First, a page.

But it was the breakdown in the relationship between Sam Pollock and the ombudsman’s Senior Director of Investigations (SDI) Jim Coupland, which had the most serious ramifications inside Mr Hutchinson’s office.
O’LOAN’S RECOMMENDATIONS ABANDONED WITH HUTCHINSON’S APPROVAL
Before Mrs O’Loan left office in November 2007 she recommended a series of 26 changes in the ombudsman’s office.
When Mr Hutchinson came into the post he made it known that he supported 19 of the 26 recommendations.
He appointed Mr Coupland and another official to liaise with the NIO to finalise the implementation of the recommendations.
When the proposals were forwarded to then Secretary of State Shaun Woodward in 2009 only 4 of the 26 recommendations had survived.
Crucially some of the recommendations related to intelligence related matters were abandoned.
These included giving the ombudsman powers to interview retired police officers and informers and military personnel involved in joint police operations.
Ironically it is understood Mrs O’Loan’s recommendations had been supported by then chief constable Hugh Orde, but were strongly opposed by retired police officers.
The minister was informed that the decision to abandon the majority of Mrs O’Loan’s recommendations had been approved by Mr Hutchinson.
However the ombudsman later denied having ever been informed of the changes.
He also denied any knowledge of a written agreement having been signed between the NIO and his office.
“The ombudsman and the chief executive stated that they were unaware of either the ministerial submission or the agreed and signed document,” Mr McCusker reported.
“Both also say that they had not been kept up to speed by their office officials about developments following the creation of the group in June 2009."
He added: “What can be drawn from this? I can readily understand why the chief executive might have believed that there was a determination by the NIO and sections within the office not to allow the strengthening of the office based on the recommendations of the previous ombudsman."
Mr McCusker said that the position of the ombudsman in the issue had been “critical” and that a conspiracy theory had been fuelled by a failure to act.
Highlighting the fact that a memorandum of understanding had been signed between the ombudsman’s office and NIO without Mr Hutchinson’s approval, Mr McCusker said:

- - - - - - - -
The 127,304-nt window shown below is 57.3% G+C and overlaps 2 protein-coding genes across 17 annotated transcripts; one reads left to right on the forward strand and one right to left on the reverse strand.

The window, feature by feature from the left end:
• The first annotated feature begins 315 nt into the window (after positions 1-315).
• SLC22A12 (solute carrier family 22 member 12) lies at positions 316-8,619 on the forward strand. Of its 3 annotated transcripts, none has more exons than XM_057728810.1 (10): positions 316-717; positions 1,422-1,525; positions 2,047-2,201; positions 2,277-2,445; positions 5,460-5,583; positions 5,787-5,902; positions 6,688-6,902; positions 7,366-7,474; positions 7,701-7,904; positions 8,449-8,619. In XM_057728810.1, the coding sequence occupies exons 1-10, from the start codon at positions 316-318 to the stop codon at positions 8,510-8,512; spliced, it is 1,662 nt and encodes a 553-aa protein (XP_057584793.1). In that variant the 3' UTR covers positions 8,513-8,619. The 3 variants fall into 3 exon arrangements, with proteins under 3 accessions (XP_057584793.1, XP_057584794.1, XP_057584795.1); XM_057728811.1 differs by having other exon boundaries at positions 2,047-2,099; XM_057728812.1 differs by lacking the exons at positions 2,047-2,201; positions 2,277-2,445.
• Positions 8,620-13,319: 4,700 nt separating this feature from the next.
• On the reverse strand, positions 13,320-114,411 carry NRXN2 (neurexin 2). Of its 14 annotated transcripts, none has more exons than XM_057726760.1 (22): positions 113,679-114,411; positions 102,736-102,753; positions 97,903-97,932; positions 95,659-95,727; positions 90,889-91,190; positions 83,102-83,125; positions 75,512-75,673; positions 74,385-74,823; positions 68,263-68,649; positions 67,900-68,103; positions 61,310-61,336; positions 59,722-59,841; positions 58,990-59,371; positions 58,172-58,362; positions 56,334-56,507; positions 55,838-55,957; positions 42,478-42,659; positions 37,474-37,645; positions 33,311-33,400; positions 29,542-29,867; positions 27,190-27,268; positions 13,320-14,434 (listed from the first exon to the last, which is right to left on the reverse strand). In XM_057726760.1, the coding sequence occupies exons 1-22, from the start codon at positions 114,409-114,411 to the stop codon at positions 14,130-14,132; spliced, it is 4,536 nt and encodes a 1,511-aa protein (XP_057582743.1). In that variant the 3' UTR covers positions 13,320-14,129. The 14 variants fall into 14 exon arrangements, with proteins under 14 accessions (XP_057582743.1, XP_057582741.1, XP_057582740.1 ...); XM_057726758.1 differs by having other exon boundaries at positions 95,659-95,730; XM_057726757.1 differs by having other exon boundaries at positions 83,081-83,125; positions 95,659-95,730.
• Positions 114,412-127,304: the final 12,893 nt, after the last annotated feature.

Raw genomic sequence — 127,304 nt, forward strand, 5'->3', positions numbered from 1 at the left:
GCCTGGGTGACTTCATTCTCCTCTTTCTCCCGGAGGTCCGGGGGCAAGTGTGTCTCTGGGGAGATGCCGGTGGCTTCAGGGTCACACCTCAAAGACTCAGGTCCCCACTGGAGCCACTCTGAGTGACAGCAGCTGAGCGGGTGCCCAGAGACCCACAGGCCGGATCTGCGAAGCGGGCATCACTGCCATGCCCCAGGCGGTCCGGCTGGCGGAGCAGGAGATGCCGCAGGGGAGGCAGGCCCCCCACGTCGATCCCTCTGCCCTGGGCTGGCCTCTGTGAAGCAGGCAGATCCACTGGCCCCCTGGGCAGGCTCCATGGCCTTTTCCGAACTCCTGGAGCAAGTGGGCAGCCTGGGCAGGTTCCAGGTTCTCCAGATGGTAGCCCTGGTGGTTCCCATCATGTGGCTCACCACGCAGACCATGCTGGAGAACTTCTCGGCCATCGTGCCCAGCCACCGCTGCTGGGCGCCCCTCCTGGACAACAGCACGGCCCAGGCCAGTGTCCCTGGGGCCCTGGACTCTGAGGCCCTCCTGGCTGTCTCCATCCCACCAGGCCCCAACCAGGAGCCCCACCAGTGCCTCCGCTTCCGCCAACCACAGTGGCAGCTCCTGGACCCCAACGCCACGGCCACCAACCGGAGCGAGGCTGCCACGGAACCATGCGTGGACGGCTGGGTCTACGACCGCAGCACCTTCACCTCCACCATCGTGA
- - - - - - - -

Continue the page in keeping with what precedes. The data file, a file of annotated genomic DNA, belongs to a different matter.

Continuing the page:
“I am concerned that an agreement appears to have been concluded between the Senior Director of Investigations and a middle ranking official of the NIO without either the imprimatur of the ombudsman or the knowledge of the chief executive”.
DOJ PAPERS LEAKED TO JIM COPELAND
Political interference in the ombudsman’s office appeared to take place once again as the dispute between Mr Coupland and Mr Pollock escalated.
In 2009 both men made complaints against each other.
However Mr McCusker raised concerns over how internal DoJ documents had been leaked to Mr Coupland to help in his complaint against Mr Pollock.
The CRC chairman said the passing of DoJ information to Mr Coupland had been “disturbing and clearly interfering in the role of the office” but concluded that it was not evidence of systemic interference.
OMBUDSMAN LACKED DECISIVE LEADERSHIP
Pointedly Mr McCusker concluded that "decisive leadership was missing’’ in the handling of the issue within the ombudsman’s office.
In what is being seen as an indication that the writing is on the wall for the current ombudsman’s Mr McCusker concluded:
“It is around 10 years since the first ombudsman was appointed and with the benefit of the considerable experience gained about the operation of this work in a post-conflict society, I think the time is about right to begin planning for the next period of office.”
Mr Hutchinson’s problems within his office ultimately come down to his attitudes towards those who appointed him at the NIO and the world of smoke and mirrors that was the Special Branch and how it behaved during the Troubles.
When Patten proposed an ombudsman, he foresaw an office that was robust and fearless; an office that would command respect from all sections of the community.
In the Loughinisland report, the ombudsman’s office appeared to ignore the key fact that has to be at the centre of any investigation into the past: Special Branch. If you are examining Northern Ireland’s past, all roads have to lead back to those who controlled intelligence gathering and what they knew before and after the incident.
Claims that the NIO want to block this road permanently have been re-enforced by the series of revealtions that have emerged from the ombudsman’s office in recent weeks.
Whether Mr Hutchinson keeps his job or not, this will be the issue that lies at the heart of the relationship between the ombudsman and our past.
But can Northern Ireland really deal with the past while the issue of political interference remains unaddressed?